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Synergistic Mechanisms of Constituents in Herbal Extracts during Intestinal Absorption: Focus on Natural Occurring Nanoparticles

Department of Pharmacology, School of Pharmacy, Shanghai University of Traditional Chinese Medicine, Shanghai 201203, China
Institute of Interdisciplinary Integrative Medicine Research, Shanghai University of Traditional Chinese Medicine, Shanghai 201203, China
School of Pharmacy, Second Military Medical University, Shanghai 200433, China
Authors to whom correspondence should be addressed.
The authors contributed equally.
Pharmaceutics 2020, 12(2), 128;
Submission received: 25 December 2019 / Revised: 23 January 2020 / Accepted: 30 January 2020 / Published: 3 February 2020
(This article belongs to the Special Issue Intestinal Drug Absorption)


The systematic separation strategy has long and widely been applied in the research and development of herbal medicines. However, the pharmacological effects of many bioactive constituents are much weaker than those of the corresponding herbal extracts. Thus, there is a consensus that purer herbal extracts are sometimes less effective. Pharmacological loss of purified constituents is closely associated with their significantly reduced intestinal absorption after oral administration. In this review, pharmacokinetic synergies among constituents in herbal extracts during intestinal absorption were systematically summarized to broaden the general understanding of the pharmaceutical nature of herbal medicines. Briefly, some coexisting constituents including plant-produced primary and secondary metabolites, promote the intestinal absorption of active constituents by improving solubility, inhibiting first-pass elimination mediated by drug-metabolizing enzymes or drug transporters, increasing the membrane permeability of enterocytes, and reversibly opening the paracellular tight junction between enterocytes. Moreover, some coexisting constituents change the forms of bioactive constituents via mechanisms including the formation of natural nanoparticles. This review will focus on explaining this new synergistic mechanism. Thus, herbal extracts can be considered mixtures of bioactive compounds and pharmacokinetic synergists. This review may provide ideas and strategies for further research and development of herbal medicines.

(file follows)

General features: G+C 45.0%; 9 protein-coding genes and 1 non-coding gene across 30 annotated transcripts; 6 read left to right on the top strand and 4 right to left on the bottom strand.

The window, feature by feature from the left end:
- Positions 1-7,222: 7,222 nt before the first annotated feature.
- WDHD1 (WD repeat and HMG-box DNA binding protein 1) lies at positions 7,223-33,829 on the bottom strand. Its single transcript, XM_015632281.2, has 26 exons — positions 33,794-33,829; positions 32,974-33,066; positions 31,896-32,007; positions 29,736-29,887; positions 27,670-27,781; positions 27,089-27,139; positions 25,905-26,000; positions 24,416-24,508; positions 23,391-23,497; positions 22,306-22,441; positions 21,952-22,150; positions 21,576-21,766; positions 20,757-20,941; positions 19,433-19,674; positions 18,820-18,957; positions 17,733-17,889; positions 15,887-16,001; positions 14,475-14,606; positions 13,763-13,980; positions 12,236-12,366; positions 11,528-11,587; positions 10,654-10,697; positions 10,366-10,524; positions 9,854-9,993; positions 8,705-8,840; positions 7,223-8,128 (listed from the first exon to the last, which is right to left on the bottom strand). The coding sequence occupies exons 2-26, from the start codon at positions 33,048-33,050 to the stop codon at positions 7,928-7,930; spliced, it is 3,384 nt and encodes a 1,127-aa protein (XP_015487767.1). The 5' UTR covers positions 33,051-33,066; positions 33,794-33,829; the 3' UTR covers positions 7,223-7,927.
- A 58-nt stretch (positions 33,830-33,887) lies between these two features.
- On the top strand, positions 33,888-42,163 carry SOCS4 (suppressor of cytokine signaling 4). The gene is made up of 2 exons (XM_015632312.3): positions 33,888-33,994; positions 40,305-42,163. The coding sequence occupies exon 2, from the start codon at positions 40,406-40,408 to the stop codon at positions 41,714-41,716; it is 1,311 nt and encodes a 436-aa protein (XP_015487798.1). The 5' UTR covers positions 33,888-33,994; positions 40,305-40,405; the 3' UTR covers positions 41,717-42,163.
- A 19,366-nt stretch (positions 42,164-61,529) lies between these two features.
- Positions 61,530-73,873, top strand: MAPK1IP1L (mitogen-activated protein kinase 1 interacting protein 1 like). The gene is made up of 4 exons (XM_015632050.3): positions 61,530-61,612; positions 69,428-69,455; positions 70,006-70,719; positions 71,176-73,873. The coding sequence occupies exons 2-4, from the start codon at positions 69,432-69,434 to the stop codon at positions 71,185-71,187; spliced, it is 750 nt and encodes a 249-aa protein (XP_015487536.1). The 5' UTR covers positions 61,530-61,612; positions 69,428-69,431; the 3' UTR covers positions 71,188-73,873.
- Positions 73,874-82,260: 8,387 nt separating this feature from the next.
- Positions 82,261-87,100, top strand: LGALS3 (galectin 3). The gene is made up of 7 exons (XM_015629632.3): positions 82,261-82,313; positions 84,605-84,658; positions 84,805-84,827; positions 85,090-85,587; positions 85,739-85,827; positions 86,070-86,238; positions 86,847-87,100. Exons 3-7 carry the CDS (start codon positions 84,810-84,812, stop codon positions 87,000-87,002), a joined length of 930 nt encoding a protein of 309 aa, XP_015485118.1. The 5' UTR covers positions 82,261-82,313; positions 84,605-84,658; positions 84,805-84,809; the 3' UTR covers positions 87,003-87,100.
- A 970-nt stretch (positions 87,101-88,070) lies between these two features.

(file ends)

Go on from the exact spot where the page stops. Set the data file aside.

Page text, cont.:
Graphical Abstract

1. Introduction

Herbal medicines such as those used in traditional Chinese medicines (TCMs) are still used globally, especially to meet the healthcare needs in developing countries [1]. Herbal medicines are commonly used as a crude extract, either dried or not, which is essentially a mixture of both the primary and secondary metabolites of the original plants. Primary metabolites (PMs) include plant-produced proteins, lipids, amino acids, and sugars [2]. Secondary metabolites (SMs) refer to plant-produced small molecular compounds, bioactive or otherwise [3]. Due to their intrinsic complexity, the quality control of herbal medicines is very challenging [4]. Therefore, active constituents rather than crude extracts are now preferred in the research and development of new drugs. Direct phytochemical isolation or bioactivity-guided fractionation [5] of herbal extracts has long and widely been conducted to identify and enrich active constituents. Fortunately, herbal medicines are rich sources of compounds with novel structures. From 1981 to 2014, approximately one-third of newly approved small-molecule drugs are natural or naturally derived products [6].